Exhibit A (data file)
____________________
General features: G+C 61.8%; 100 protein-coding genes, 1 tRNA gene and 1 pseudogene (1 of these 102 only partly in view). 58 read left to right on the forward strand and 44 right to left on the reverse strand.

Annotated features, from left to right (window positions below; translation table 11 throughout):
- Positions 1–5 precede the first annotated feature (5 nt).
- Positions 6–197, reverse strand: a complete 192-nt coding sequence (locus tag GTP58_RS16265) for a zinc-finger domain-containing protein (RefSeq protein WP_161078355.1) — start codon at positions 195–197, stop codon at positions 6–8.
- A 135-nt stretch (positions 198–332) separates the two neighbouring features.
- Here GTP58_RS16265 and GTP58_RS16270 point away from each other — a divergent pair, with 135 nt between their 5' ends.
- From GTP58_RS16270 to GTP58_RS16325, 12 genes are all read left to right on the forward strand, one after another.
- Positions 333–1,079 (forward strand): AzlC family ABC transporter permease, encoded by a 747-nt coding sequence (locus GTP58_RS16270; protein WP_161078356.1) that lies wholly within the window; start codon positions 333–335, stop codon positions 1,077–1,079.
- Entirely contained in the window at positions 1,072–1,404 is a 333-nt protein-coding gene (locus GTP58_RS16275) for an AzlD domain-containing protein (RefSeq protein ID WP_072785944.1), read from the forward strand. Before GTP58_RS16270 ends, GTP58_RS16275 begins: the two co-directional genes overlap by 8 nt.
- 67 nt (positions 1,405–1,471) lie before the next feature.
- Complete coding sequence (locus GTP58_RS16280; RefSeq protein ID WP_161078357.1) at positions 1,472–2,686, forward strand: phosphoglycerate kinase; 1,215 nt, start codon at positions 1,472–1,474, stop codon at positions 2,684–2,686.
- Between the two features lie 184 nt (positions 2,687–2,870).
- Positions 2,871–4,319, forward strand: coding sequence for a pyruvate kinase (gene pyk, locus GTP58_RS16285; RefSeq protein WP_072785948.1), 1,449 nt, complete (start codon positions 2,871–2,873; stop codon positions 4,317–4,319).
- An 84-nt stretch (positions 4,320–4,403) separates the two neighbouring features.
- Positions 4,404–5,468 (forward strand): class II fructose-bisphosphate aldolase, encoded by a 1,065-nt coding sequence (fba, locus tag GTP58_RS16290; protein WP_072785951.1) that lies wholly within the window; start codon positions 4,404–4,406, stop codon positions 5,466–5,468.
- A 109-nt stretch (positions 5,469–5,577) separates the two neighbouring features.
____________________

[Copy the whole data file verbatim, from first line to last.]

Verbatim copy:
General features: G+C 61.8%; 100 protein-coding genes, 1 tRNA gene and 1 pseudogene (1 of these 102 only partly in view). 58 read left to right on the forward strand and 44 right to left on the reverse strand.

Annotated features, from left to right (window positions below; translation table 11 throughout):
- Positions 1–5 precede the first annotated feature (5 nt).
- Positions 6–197, reverse strand: a complete 192-nt coding sequence (locus tag GTP58_RS16265) for a zinc-finger domain-containing protein (RefSeq protein WP_161078355.1) — start codon at positions 195–197, stop codon at positions 6–8.
- A 135-nt stretch (positions 198–332) separates the two neighbouring features.
- Here GTP58_RS16265 and GTP58_RS16270 point away from each other — a divergent pair, with 135 nt between their 5' ends.
- From GTP58_RS16270 to GTP58_RS16325, 12 genes are all read left to right on the forward strand, one after another.
- Positions 333–1,079 (forward strand): AzlC family ABC transporter permease, encoded by a 747-nt coding sequence (locus GTP58_RS16270; protein WP_161078356.1) that lies wholly within the window; start codon positions 333–335, stop codon positions 1,077–1,079.
- Entirely contained in the window at positions 1,072–1,404 is a 333-nt protein-coding gene (locus GTP58_RS16275) for an AzlD domain-containing protein (RefSeq protein ID WP_072785944.1), read from the forward strand. Before GTP58_RS16270 ends, GTP58_RS16275 begins: the two co-directional genes overlap by 8 nt.
- 67 nt (positions 1,405–1,471) lie before the next feature.
- Complete coding sequence (locus GTP58_RS16280; RefSeq protein ID WP_161078357.1) at positions 1,472–2,686, forward strand: phosphoglycerate kinase; 1,215 nt, start codon at positions 1,472–1,474, stop codon at positions 2,684–2,686.
- Between the two features lie 184 nt (positions 2,687–2,870).
- Positions 2,871–4,319, forward strand: coding sequence for a pyruvate kinase (gene pyk, locus GTP58_RS16285; RefSeq protein WP_072785948.1), 1,449 nt, complete (start codon positions 2,871–2,873; stop codon positions 4,317–4,319).
- An 84-nt stretch (positions 4,320–4,403) separates the two neighbouring features.
- Positions 4,404–5,468 (forward strand): class II fructose-bisphosphate aldolase, encoded by a 1,065-nt coding sequence (fba, locus tag GTP58_RS16290; protein WP_072785951.1) that lies wholly within the window; start codon positions 4,404–4,406, stop codon positions 5,466–5,468.
- A 109-nt stretch (positions 5,469–5,577) separates the two neighbouring features.